Short "basis": Short position on fixed income instruments that have a reasonable price correlation, maturities as well as risk characteristics that parallel the instrument underlying the futures contract being exchanged and long futures. Such instruments include, but are not necessarily limited to, money market instruments including asset backed commercial paper, Government of Canada and Federal Crown Corporation fixed income instruments, provincials fixed income instruments, investment grade corporates including Maple Bonds and mortgage instruments including collateralized mortgage obligations (CMOs). Fixed income instruments denominated in the currency of a G7 member country that satisfy these conditions are also acceptable.
Futures contracts on S&P/TSX indices
Long "basis": Long futures and short position on stock baskets that must be reasonably correlated to the underlying index with a correlation coefficient (R) of 0.90 or more. Furthermore, these stock baskets must represent a weight of at least 50% of the underlying index or must include at least 50% of the securities of the underlying index. The notional value of the basket must be fairly equal to the value of the futures contract component of the exchange transaction. Exchanged-traded funds are also acceptable, provided they mirror the index futures contract against which the EFP transaction is made.
Short "basis": Short futures and long position on stock baskets that must be reasonably correlated to the underlying index with a correlation coefficient (R) of 0.90 or more. Furthermore, these stock baskets must represent a weight of at least 50% of the underlying index or must include at least 50% of the securities of the underlying index. The notional value of the basket must be fairly equal to the value of the futures contract component of the exchange transaction. Exchanged-traded funds are also acceptable, provided they mirror the index futures contract against which the EFP transaction is made.
Reporting an EFP transaction to MX
To report an EFP transaction, the approved participant for either the seller or the buyer must complete and submit MX's Special Terms Transaction Reporting Form (STTRF). If the approved participant is acting for both the seller and buyer, the STTRF goes directly to the Market Operations Department (MOD) for approval and subsequent input into SAM (the Montréal Automated System). If not, the approved participant for the other party then validates, completes that which concerns them and approves the STTRF, at which point it is transmitted to the MOD.
For an EFP executed before the close of the relevant contract's trading session, the STTRF must be submitted immediately upon the execution of the transaction. For an EFP executed after the close, the STTRF must be submitted no later than 10:00 a.m. (Montreal time) on the next trading day.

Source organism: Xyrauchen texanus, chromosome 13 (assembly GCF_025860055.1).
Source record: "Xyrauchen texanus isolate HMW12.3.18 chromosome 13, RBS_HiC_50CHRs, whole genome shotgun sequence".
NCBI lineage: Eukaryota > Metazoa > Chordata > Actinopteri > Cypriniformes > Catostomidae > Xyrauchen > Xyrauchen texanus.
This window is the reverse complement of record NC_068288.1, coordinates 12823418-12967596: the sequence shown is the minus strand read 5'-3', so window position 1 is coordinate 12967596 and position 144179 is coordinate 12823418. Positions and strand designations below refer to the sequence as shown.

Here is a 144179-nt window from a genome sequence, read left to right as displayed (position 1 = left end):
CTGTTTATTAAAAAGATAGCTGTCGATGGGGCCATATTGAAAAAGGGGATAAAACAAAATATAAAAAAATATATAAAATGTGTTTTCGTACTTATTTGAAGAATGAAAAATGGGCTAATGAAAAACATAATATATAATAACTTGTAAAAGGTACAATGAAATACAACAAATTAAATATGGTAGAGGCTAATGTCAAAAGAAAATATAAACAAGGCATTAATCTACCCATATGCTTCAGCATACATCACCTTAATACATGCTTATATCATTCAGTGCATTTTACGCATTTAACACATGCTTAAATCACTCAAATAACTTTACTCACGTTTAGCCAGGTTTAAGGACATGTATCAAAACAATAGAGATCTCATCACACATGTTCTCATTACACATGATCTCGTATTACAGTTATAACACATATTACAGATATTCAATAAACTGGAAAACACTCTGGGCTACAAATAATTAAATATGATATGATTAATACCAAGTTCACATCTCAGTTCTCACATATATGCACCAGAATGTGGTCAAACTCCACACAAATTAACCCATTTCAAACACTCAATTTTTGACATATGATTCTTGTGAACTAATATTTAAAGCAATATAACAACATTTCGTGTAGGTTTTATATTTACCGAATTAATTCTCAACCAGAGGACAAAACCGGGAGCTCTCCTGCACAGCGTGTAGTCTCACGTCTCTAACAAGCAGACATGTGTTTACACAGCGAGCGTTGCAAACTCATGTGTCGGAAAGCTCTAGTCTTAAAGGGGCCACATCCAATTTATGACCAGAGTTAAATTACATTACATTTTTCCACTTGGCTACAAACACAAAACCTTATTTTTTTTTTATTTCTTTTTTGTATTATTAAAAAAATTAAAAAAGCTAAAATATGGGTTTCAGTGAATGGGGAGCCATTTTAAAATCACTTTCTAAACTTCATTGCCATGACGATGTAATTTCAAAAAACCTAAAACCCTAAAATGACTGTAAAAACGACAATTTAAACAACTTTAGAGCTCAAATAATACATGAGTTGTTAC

If the STTRF is not fully and accurately completed, it will be refused by the MOD and the approved participant who completed it will need to amend and resubmit a correctly completed STTRF. The second approved participant must then validate and approve the revised STTRF, at which point it is once again transmitted to the MOD.
Once the correctly completed STTRF has been received, the MOD will validate the transaction. MX has the discretion to refuse any such transaction, should it deem that the transaction is not in compliance with the requirements of article 6815 of the Rules, or of the related procedures. In case of refusal, the MOD will ensure that the approved participants involved in the EFP transaction are promptly informed of such refusal and of the reasons for it.
Once an EFP has been validated and entered into SAM by the MOD, MX will disseminate the following information on its Web page Transaction Report:
- Date and time of transaction
- Product description (code)
- Contract month(s)
- Volume of the transaction, in contracts
- Transaction price
Trade validation and market dissemination by MX of an EFP transaction will not preclude MX from initiating any investigation and, as the case may be, disciplinary procedures in the event that the transaction is subsequently found to have been made other than in accordance with the requirements of article 6815 of the Rules, or of the related procedures.
Audit trail requirements EFP transactions
Approved participants who enter into an EFP transaction must maintain all documents relevant to the futures contracts as well as to the corresponding over-the-counter derivative instrument transactions and must be able to promptly provide copies of such documents to the Regulatory Division of MX upon request. Documents that may be requested include, but are not limited to, the following:
- Futures contracts' order tickets;
- Futures contracts' account statements;
- Documentation customarily generated in accordance with the over-the-counter or other relevant market practices such as cash account statements, trade confirmation statements or other documents of title;
- Third party documentation to support proof of payment or allowing to verify that the ownership title of the related over-the-counter derivative instrument position was transferred from the seller to the buyer. This may include, but is not limited to cancel checks, bank statements; cash account statements and cash instruments clearing corporation documents (e.g.: CDS Depository and Clearing Services Inc.).
All futures contracts order tickets must clearly indicate the time of execution of the EFP transactions.
For more EFP information, please contact our Market Monitoring Department at 1-888-693-6366.